Sunday, March 17, 2013

Review: New Britain Museum of American Art


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We love the New Britain Museum of American Art. We enjoy it so much that we have become members, and we visit there about once a month, sometimes more often. The collection is diverse, and is kept fresh and interesting with rotating exhibits, new acquisitions, and interesting special exhibits. The building itself, particularly the new addition, is a work of art in itself. It’s convenient, parking is easy, and we enjoy the jazz-infused First Friday events, sometimes with friends.

But.

(You knew there was a “but” coming, didn’t you?)

A museum is more than a repository of art: it is a place of learning and discovery.

When we look at a work of art, we have an opportunity to learn about a time, a place, a way of life, an idea.

Now, it’s perfectly fine simply to look at the art without reading all the plaques (the little explanatory signs) that are prepared for our erudition. There is a real pleasure in simply wandering through the galleries, just looking and enjoying, unencumbered by names, dates, history, and interpretations. It’s akin to listening to music without knowing the name of the composer, or the story behind the music. Fine.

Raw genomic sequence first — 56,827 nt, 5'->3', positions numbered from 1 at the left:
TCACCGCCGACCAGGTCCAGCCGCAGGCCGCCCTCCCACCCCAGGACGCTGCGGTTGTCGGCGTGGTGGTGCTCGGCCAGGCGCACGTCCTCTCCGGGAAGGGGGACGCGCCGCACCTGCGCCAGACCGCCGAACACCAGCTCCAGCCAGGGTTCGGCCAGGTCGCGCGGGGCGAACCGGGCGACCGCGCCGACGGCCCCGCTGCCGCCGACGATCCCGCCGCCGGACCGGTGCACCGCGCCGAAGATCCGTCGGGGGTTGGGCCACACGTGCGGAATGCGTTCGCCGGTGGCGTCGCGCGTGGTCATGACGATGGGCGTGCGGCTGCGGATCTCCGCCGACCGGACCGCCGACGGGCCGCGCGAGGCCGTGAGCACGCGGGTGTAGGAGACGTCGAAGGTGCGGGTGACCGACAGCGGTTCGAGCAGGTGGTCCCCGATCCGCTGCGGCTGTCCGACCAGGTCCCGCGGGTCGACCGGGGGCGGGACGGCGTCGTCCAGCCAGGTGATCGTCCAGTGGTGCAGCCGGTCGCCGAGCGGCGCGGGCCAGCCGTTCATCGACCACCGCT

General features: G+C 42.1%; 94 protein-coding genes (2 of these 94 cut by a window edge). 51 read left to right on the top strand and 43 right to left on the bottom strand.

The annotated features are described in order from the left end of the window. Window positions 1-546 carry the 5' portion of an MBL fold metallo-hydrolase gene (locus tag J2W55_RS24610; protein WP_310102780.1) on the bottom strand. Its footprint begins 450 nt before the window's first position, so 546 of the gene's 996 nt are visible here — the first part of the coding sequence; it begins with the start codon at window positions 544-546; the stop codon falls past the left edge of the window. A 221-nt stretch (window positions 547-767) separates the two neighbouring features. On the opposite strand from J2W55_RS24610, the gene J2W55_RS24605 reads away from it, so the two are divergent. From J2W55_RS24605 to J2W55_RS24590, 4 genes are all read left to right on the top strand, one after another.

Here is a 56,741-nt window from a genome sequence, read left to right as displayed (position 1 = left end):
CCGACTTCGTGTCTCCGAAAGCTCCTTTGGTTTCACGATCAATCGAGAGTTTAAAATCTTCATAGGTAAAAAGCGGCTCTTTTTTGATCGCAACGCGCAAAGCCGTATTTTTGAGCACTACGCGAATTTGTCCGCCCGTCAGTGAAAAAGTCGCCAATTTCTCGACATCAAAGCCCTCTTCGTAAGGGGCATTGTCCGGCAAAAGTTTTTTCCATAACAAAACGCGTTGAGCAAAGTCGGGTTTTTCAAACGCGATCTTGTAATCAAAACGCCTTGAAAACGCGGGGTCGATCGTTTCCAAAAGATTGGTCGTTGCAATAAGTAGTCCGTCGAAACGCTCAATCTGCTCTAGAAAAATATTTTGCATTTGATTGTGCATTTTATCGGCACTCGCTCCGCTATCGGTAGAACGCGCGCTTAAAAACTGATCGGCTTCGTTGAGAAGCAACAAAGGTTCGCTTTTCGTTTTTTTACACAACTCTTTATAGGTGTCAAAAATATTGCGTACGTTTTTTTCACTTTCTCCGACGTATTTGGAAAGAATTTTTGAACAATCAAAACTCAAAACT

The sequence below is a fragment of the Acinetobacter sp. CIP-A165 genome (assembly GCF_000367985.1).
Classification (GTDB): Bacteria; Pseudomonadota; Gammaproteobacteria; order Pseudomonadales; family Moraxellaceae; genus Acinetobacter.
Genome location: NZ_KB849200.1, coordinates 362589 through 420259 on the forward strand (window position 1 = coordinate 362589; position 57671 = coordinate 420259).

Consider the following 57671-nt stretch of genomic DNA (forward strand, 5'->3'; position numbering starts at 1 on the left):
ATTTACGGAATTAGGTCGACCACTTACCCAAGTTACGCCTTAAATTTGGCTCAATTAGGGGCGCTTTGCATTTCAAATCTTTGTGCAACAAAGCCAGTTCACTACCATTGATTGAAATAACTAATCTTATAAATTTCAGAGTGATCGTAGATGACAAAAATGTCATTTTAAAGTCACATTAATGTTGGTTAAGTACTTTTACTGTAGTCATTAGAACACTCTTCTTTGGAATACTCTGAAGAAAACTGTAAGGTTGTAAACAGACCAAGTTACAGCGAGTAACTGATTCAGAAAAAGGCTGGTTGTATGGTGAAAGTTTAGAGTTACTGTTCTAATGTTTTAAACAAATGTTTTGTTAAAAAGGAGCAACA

But.

When a museum offers plaques, it has an obligation to ensure that every detail on every plaque is correct. Every detail. There must be no errors of fact; no misspellings; no errors of design or typography that will obscure, obfuscate, or distract.

I’m the sort of person who reads the plaques. I read every word and examine the art that is being described, so that I can appreciate what the curator or art historian is sharing in the plaque. I really pay attention. I assume that the curator wants us to read what has been provided for our interest and pleasure.

Being a writer and editor, though, I can’t help but notice errors.